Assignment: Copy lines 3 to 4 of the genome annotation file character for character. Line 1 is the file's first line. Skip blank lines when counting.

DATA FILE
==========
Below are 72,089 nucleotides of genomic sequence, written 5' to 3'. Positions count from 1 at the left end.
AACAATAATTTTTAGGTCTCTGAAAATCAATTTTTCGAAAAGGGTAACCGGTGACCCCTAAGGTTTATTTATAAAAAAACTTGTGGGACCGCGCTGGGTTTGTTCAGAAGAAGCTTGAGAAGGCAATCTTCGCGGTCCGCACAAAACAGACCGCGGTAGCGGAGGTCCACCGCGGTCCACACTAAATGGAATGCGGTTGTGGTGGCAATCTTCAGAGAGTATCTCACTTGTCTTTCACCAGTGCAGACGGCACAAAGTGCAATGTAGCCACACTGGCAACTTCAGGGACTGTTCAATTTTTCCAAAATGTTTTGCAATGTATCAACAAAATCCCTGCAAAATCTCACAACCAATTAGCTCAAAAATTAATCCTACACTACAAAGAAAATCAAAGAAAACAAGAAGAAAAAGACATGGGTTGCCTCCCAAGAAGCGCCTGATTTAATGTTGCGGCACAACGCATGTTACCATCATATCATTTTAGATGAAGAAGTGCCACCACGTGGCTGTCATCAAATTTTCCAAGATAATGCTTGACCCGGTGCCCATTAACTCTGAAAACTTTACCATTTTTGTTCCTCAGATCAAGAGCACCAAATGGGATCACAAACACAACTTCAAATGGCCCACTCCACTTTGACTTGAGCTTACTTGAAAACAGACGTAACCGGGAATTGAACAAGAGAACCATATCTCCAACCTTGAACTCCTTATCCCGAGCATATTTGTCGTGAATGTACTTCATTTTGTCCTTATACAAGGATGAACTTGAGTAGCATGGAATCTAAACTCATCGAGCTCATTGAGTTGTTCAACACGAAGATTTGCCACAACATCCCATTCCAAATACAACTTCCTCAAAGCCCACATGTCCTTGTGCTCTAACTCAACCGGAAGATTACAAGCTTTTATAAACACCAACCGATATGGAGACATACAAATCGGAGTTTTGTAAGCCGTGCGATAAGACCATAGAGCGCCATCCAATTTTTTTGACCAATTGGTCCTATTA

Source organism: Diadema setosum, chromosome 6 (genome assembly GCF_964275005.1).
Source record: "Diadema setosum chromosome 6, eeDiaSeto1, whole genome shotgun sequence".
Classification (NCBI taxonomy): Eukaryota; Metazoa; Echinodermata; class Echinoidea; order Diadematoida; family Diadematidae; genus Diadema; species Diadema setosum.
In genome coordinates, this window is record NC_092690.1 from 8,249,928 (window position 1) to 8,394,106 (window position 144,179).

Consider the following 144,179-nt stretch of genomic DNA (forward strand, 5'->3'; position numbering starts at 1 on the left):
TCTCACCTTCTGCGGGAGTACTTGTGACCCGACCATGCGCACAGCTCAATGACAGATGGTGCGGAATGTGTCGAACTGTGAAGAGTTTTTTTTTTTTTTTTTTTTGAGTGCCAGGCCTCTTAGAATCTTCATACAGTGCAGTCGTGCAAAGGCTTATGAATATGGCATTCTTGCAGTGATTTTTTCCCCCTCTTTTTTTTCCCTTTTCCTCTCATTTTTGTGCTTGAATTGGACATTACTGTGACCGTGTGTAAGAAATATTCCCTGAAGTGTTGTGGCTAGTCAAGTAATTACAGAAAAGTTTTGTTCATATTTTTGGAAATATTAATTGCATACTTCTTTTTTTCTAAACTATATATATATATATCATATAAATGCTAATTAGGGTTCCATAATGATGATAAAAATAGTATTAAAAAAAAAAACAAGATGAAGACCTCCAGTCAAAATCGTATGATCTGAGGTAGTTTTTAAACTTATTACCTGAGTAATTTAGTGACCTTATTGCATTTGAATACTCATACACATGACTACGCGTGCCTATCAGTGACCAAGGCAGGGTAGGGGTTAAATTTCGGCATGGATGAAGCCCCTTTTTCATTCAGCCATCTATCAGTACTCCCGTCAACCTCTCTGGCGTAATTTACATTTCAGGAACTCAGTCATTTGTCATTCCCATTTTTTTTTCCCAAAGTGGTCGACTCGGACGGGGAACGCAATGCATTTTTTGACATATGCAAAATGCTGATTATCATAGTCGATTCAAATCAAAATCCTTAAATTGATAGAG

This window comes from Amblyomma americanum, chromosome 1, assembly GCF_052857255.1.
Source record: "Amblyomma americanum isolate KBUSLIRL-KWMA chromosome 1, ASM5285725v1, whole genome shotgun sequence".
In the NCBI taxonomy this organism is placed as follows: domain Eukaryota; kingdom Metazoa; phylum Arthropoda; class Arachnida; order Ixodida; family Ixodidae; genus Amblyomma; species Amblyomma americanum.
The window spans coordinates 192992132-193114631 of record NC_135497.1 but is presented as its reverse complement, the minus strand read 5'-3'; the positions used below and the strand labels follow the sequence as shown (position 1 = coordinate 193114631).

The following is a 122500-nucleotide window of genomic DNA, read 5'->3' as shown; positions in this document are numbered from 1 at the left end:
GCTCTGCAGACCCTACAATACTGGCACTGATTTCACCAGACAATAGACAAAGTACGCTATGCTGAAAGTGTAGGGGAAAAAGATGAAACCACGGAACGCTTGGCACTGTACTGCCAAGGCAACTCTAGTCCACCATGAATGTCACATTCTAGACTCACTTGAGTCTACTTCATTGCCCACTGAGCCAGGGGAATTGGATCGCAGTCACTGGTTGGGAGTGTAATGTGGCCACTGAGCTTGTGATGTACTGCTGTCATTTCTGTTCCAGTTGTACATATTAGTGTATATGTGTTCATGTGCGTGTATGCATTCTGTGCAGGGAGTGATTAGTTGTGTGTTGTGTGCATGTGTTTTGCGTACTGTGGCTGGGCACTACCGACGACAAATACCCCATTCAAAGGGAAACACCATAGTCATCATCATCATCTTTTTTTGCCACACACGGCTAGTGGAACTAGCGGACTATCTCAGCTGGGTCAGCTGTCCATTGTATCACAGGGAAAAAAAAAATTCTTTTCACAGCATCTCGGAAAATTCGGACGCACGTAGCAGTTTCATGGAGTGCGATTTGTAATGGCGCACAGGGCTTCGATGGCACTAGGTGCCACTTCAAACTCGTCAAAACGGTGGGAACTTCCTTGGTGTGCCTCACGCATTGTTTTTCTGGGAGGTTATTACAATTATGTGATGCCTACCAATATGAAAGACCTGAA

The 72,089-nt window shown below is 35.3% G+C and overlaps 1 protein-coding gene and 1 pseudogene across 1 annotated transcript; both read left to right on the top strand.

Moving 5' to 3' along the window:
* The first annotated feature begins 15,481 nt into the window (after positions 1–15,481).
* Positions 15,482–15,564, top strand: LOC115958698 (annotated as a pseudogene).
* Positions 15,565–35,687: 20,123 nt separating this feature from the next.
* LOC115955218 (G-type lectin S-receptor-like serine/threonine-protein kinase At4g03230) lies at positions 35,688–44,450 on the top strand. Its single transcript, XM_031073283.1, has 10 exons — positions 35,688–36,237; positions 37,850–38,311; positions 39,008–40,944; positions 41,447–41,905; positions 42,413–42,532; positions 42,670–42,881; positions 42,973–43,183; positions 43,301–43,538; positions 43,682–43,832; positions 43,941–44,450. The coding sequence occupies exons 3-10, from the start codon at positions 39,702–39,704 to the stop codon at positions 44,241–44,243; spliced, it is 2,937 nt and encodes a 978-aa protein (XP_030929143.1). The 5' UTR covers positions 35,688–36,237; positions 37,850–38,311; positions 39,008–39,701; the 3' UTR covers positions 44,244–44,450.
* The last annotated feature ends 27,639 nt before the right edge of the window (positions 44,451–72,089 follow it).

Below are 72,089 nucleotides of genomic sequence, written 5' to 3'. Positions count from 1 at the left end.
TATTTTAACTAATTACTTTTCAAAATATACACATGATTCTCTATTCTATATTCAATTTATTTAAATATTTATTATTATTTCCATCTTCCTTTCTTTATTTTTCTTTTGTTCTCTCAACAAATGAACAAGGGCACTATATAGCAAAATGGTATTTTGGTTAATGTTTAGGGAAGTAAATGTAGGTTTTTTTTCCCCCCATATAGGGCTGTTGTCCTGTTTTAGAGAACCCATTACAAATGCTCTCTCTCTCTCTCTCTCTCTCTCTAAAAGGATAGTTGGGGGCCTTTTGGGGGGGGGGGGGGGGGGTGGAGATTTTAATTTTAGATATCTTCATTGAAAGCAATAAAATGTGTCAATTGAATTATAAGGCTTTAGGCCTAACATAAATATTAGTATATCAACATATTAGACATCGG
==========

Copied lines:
Source organism: Diadema setosum, chromosome 6 (genome assembly GCF_964275005.1).
Source record: "Diadema setosum chromosome 6, eeDiaSeto1, whole genome shotgun sequence".